Conclusion
The enterprise opportunity for Ethernet services is exhibiting growth, primarily within key industry vertical segments. Enterprises are budgeting projects for MAN/WAN Ethernet in 2004, which will continue in future years.

Although Ethernet is cannibalizing its data networking counterparts, primarily private line, it is largely being used to augment existing networks in support of new applications and business requirements. However, as Ethernet continues its evolution into a carrier-grade service with increased feature, functionality, product availability, and service reliability, cannibalization of frame relay, ATM, and private line revenue streams will deepen.

Finally, the increase in RFC 2547 services on the market from major carriers introduces the ability to deliver an access agnostic solution to the enterprise. This allows the use of Ethernet as an on-ramp to IP VPNs at sites with high bandwidth requirements while still providing other sites access to the VPN via frame relay, DSL, or other methods. This capability broadens the addressable market for Ethernet.

Provider Recommendations

  • Private line, frame relay, and ATM continue to dominate the data services market. Reports of the impending demise of legacy connectivity methods at the hands of Ethernet are premature. Although migration and cannibalization is occurring, the process will remain gradual. The rate of private line migration will decrease, while the rate of frame relay and ATM migration gains speed. However, all three services will continue to dwarf Ethernet in absolute terms for several years.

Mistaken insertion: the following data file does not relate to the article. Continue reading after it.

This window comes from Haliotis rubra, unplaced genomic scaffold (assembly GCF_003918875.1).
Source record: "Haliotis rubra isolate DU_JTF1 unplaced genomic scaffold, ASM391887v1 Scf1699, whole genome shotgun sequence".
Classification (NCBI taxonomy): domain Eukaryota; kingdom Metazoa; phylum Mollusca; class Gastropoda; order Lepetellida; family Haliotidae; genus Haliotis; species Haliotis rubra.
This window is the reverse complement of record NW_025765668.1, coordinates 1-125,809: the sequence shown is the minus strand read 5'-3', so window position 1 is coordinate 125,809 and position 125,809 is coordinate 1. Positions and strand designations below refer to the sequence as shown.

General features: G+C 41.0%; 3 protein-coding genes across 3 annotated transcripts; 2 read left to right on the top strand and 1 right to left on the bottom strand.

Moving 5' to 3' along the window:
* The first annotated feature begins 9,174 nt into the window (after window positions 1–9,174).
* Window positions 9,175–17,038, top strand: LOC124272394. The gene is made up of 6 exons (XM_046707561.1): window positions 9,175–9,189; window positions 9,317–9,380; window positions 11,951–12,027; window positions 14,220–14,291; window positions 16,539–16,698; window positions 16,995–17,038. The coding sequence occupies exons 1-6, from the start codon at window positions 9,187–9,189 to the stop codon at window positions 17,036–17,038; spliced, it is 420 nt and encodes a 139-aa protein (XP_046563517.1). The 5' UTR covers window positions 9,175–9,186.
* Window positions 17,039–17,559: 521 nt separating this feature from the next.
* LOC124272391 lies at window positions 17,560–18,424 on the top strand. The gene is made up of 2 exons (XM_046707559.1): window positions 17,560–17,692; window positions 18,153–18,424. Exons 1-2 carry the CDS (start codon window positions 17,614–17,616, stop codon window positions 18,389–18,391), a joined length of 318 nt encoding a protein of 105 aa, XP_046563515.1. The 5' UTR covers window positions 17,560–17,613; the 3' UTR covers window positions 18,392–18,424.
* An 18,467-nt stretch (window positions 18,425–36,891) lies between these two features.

• Plan for only a gradually diminishing rate of greenfield installations. Approximately 40 percent of the Ethernet services market in 2008 will continue to be in support of new networks, not replacing existing ones. As a result, continue to offer Ethernet solutions that can address both market requirements.
Enterprise Recommendations
  • Consider an Ethernet service to address either existing or new networking needs. Include an RBOC, IXC, and CLEC or pure-play Ethernet provider in your evaluation. Ethernet product portfolios vary a fair amount from one provider to another, unlike more established products such as frame relay or ATM. Therefore, some are better suited to address your needs than others, which is why you should include a range of provider-types in your analysis.
  • If “best effort” capabilities are ok, consider a native Ethernet transparent LAN (TLS) product. If high-performance commitments are required, consider an Ethernet over SONET or DWDM product. Although TLS products are more aggressively priced in terms of cost per bit, most still lack robust SLAs and comparable reporting and monitoring capabilities when compared to frame relay, ATM, and private line. Ethernet over SONET services are priced less attractively than TLS but possess the redundancy and performance monitoring necessary to support certain high-reliability networking environments.
The Yankee Group originally published this article on 1 July 2004.